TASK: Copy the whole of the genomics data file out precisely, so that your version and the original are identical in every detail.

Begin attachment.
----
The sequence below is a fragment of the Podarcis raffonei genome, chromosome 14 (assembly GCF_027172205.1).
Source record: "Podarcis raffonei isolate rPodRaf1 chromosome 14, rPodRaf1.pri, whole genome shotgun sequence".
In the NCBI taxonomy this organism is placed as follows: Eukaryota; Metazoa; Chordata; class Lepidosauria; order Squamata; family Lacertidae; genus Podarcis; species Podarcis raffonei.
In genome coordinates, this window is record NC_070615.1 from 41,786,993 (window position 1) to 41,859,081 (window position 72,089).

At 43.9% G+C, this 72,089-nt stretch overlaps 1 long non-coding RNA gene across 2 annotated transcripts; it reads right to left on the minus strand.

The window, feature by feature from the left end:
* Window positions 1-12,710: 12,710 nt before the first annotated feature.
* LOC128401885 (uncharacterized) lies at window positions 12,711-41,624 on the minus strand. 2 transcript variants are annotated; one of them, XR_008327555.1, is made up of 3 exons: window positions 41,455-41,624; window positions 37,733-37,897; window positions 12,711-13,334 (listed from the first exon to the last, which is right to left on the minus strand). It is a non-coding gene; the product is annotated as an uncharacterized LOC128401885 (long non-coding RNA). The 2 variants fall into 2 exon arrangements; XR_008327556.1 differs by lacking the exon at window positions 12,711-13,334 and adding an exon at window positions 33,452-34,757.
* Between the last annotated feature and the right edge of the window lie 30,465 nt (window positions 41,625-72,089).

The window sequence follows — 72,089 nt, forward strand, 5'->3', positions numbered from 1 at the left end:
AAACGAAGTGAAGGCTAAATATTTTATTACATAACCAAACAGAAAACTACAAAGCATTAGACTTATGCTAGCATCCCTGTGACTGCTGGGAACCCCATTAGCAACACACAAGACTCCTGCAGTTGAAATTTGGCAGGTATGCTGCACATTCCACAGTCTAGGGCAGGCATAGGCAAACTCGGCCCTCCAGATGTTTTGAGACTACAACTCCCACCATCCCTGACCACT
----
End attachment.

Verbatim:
The sequence below is a fragment of the Podarcis raffonei genome, chromosome 14 (assembly GCF_027172205.1).
Source record: "Podarcis raffonei isolate rPodRaf1 chromosome 14, rPodRaf1.pri, whole genome shotgun sequence".
In the NCBI taxonomy this organism is placed as follows: Eukaryota; Metazoa; Chordata; class Lepidosauria; order Squamata; family Lacertidae; genus Podarcis; species Podarcis raffonei.
In genome coordinates, this window is record NC_070615.1 from 41,786,993 (window position 1) to 41,859,081 (window position 72,089).

At 43.9% G+C, this 72,089-nt stretch overlaps 1 long non-coding RNA gene across 2 annotated transcripts; it reads right to left on the minus strand.

The window, feature by feature from the left end:
* Window positions 1-12,710: 12,710 nt before the first annotated feature.
* LOC128401885 (uncharacterized) lies at window positions 12,711-41,624 on the minus strand. 2 transcript variants are annotated; one of them, XR_008327555.1, is made up of 3 exons: window positions 41,455-41,624; window positions 37,733-37,897; window positions 12,711-13,334 (listed from the first exon to the last, which is right to left on the minus strand). It is a non-coding gene; the product is annotated as an uncharacterized LOC128401885 (long non-coding RNA). The 2 variants fall into 2 exon arrangements; XR_008327556.1 differs by lacking the exon at window positions 12,711-13,334 and adding an exon at window positions 33,452-34,757.
* Between the last annotated feature and the right edge of the window lie 30,465 nt (window positions 41,625-72,089).

The window sequence follows — 72,089 nt, forward strand, 5'->3', positions numbered from 1 at the left end:
AAACGAAGTGAAGGCTAAATATTTTATTACATAACCAAACAGAAAACTACAAAGCATTAGACTTATGCTAGCATCCCTGTGACTGCTGGGAACCCCATTAGCAACACACAAGACTCCTGCAGTTGAAATTTGGCAGGTATGCTGCACATTCCACAGTCTAGGGCAGGCATAGGCAAACTCGGCCCTCCAGATGTTTTGAGACTACAACTCCCACCATCCCTGACCACT